Space Council Discusses STEM, Human Spaceflight and Commercial Space Regulation

Space Council Discusses STEM, Human Spaceflight and Commercial Space Regulation

Vice President Kamala Harris chaired a second meeting of the White House National Space Council yesterday. As with the first meeting, STEM education was one of the three main topics. The other two were NASA’s human spaceflight program and creating regulations for novel commercial space activities. No major decisions were announced, but a White House framework for STEM education and space workforce development was released and several tasks were assigned to Council members.

Held at NASA’s Johnson Space Center, home of the NASA astronaut corps and mission control for the International Space Station, Harris first spoke with the three U.S. astronauts aboard the ISS:  Kjell Lindgren, Jessica Watkins, and Bob Hines. Harris has a strong interest in climate change and most of the conversation revolved around how seeing the Earth from space changes one’s perspective. They also discussed the ISS’s role as a microgravity research laboratory.

The conversation ended abruptly when the ISS passed out of range. The Vice President had arrived at mission control many minutes late according to the schedule published by her office.

The Space Council meeting later in the day reviewed actions taken since the meeting in December. STEM education, climate change, including NASA’s role in earth science research, and establishing international norms of behavior in space were the topics then.

Yesterday, Harris again praised the Artemis Accords as an example of norms of behavior that have been signed by 21 nations so far. Assistant Secretary of State Monica Medina announced that the United States, France and Brazil will host a meeting of those signatories in conjunction with the International Astronautical Congress in Paris later this month. They will “discuss how to operationalize the Accords in civil and commercial contexts” and how to get more countries to sign.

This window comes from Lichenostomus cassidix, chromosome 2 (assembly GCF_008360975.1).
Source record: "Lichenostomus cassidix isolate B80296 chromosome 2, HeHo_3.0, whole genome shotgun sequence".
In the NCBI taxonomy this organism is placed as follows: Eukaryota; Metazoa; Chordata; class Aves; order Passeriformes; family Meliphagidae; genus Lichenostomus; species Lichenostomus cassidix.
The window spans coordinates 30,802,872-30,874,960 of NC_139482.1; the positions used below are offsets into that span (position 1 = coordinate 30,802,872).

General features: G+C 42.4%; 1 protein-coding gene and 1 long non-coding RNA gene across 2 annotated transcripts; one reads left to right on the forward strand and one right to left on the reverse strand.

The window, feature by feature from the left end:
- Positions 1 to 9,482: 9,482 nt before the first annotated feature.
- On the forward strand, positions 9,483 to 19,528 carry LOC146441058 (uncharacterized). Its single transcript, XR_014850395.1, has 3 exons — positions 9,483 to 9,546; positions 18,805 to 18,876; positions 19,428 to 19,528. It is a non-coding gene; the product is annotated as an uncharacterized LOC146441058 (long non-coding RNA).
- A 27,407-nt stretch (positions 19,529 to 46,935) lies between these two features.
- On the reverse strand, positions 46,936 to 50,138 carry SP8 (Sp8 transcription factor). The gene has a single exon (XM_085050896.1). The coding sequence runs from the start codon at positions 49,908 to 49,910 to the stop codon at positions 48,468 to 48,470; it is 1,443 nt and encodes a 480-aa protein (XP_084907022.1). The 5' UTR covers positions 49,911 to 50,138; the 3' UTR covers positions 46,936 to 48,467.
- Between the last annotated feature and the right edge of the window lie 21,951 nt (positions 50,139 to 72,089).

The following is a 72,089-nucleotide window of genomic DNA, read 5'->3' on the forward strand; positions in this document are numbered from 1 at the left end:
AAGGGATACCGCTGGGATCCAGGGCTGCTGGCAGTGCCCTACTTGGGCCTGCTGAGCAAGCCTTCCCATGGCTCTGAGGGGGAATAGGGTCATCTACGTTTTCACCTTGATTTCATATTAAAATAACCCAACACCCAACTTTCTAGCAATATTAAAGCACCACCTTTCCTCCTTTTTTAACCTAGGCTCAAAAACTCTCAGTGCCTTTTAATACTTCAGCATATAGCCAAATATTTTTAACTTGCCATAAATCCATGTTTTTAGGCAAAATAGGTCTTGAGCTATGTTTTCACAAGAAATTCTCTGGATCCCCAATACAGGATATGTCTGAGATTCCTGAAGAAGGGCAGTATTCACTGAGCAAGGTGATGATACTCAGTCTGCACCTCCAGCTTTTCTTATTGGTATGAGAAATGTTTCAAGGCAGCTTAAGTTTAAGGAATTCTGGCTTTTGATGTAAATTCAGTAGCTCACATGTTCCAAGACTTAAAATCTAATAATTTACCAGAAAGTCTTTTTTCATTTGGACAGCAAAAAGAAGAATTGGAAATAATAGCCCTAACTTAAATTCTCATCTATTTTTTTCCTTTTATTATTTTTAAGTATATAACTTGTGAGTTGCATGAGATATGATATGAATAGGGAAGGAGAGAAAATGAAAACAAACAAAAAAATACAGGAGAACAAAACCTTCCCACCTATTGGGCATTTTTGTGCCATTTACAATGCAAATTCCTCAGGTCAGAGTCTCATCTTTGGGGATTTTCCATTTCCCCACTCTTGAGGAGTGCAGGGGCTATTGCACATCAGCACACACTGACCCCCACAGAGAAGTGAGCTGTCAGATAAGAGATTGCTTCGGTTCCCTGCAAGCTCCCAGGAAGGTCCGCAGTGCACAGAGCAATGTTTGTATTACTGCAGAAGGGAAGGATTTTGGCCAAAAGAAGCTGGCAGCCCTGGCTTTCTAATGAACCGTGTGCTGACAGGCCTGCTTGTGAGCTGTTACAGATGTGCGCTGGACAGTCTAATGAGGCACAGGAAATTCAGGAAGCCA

Harris also said the United States will introduce a resolution at the United Nations General Assembly later this month calling on other countries to join the U.S. commitment not to conduct destructive, direct-ascent antisatellite tests. She made that pledge on behalf of the United States in April following Russia’s November 2021 ASAT test that created thousands of pieces of debris. So far Canada and New Zealand are the only countries that have agreed.

Yesterday, STEM education was again on the agenda and the subject of the first panel. The theme was building the aerospace workforce of the future and featured Pablo Banda, a high school teacher from Milby High School in Houston, Harold Martin, chancellor of North Carolina A&T State University, and Healther Bulk, CEO of Special Aerospace Services. The White House released a fact sheet on “commitments to inspire, prepare and employ the space workforce” and the Office of Science and Technology Policy (OSTP) released an Interagency Roadmap to Support Space-Related STEM Education and Workforce.